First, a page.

Algeria’s parliament on Sunday approved a raft of draft constitutional amendments, which – among other things – will limit future presidents to two terms in office and officially recognise the language of the country’s sizable Berber minority.
The changes were approved with 499 MPs voting in favour, two opposed and 16 abstaining.
Passage of the amendments required the approval of 454 out of 606 lawmakers.
“This will usher in a new political and constitutional era for Algeria,” President Abdelaziz Bouteflika – whose ruling National Liberation Front proposed the raft of amendments – said in a message to parliament.
Sunday’s parliamentary session was boycotted by 89 members of the 606-seat assembly.
Most importantly, the new amendments will reintroduce a presidential term limit of two five-year terms in office.
They will also see Amazigh – the language of Algeria’s Berber minority – recognised as an official language, while retaining Arabic as the country’s first language.
Furthermore, the changes will require the president to henceforth nominate a prime minister from among the party with the largest parliamentary presence.
Article 176 of Algeria’s current constitution states that the president can introduce constitutional amendments without putting them to a public referendum – as long as he has the consent of three-quarters of parliament’s two chambers.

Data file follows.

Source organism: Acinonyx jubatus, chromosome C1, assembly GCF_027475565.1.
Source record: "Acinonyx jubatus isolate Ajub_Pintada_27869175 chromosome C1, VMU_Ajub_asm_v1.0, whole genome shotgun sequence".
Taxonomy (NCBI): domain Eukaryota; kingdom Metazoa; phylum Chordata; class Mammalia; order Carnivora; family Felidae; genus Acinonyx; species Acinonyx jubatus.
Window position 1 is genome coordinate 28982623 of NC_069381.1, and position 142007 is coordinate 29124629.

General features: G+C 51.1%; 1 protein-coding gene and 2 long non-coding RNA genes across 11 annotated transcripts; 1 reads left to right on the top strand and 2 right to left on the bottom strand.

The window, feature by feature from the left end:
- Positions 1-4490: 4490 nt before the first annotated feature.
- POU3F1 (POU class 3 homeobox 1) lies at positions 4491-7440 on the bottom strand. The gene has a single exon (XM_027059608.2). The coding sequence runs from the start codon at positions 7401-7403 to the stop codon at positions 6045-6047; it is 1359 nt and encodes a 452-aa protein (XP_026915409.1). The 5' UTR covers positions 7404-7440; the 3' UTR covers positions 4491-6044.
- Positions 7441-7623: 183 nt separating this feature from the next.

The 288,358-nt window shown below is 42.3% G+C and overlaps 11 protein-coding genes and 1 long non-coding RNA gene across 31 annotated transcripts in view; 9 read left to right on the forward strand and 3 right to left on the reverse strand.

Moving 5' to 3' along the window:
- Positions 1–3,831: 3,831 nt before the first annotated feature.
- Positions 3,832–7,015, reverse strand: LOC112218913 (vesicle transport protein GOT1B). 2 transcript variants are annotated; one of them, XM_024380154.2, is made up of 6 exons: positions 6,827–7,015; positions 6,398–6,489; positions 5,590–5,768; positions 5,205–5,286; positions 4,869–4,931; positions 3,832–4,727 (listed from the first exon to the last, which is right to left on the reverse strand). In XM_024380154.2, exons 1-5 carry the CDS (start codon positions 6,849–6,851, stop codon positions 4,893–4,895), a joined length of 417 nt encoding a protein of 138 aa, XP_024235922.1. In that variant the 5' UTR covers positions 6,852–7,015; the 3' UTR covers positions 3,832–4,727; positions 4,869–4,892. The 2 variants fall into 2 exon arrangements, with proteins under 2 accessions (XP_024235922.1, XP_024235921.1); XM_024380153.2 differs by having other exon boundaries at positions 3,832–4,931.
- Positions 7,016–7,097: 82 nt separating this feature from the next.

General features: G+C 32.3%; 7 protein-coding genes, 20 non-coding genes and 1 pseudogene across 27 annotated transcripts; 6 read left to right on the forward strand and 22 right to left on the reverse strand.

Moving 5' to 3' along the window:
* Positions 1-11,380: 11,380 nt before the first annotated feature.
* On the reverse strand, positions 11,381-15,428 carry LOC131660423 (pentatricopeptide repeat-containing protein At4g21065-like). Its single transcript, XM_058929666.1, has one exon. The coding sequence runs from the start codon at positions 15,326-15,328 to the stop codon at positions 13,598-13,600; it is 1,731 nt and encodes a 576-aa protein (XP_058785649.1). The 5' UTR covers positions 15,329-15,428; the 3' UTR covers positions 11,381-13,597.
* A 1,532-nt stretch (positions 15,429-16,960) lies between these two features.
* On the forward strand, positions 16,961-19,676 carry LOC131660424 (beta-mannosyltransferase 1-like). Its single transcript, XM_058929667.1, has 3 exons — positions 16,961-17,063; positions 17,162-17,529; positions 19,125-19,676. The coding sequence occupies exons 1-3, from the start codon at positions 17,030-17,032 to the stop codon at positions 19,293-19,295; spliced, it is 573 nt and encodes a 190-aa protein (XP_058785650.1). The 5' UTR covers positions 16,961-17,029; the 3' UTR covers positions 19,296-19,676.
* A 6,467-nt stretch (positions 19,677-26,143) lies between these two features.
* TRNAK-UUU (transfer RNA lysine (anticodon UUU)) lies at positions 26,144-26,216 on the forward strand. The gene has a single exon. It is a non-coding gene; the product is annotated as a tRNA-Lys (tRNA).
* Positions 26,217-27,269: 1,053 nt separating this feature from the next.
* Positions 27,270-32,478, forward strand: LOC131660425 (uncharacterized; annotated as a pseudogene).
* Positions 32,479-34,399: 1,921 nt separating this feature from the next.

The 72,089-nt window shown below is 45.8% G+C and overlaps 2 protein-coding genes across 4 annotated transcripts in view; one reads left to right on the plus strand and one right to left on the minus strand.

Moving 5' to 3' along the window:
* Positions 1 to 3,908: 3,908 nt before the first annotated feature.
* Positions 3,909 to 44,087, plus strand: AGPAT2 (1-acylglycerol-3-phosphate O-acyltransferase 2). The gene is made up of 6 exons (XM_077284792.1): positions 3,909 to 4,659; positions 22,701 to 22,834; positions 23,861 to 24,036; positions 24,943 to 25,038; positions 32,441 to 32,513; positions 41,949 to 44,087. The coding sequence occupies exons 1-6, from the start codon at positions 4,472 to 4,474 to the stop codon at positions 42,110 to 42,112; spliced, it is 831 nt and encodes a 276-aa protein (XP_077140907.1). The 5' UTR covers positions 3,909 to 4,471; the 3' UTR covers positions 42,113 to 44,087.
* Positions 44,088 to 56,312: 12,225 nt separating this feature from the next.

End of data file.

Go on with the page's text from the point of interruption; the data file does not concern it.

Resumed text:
He can only do this, however, the charter adds, as long as Algeria’s constitutional court rules that the proposed changes “will not affect the general principles that govern Algerian society; human and citizens’ rights and freedoms; the country’s system of checks and balances; or constitutional institutions”.
Last month, the constitutional court gave Bouteflika the green light to put the proposed changes to a parliamentary vote rather than a public referendum.
Since coming to power in 1999, the 78-year-old Bouteflika has presided over two previous constitutional amendments.
The first was in 2001, whereby he made Amazigh a national – albeit informal – language, while a 2008 constitutional change abolished presidential term limits altogether, allowing Bouteflika to successfully run for a third term in office in 2009 and a fourth in 2014.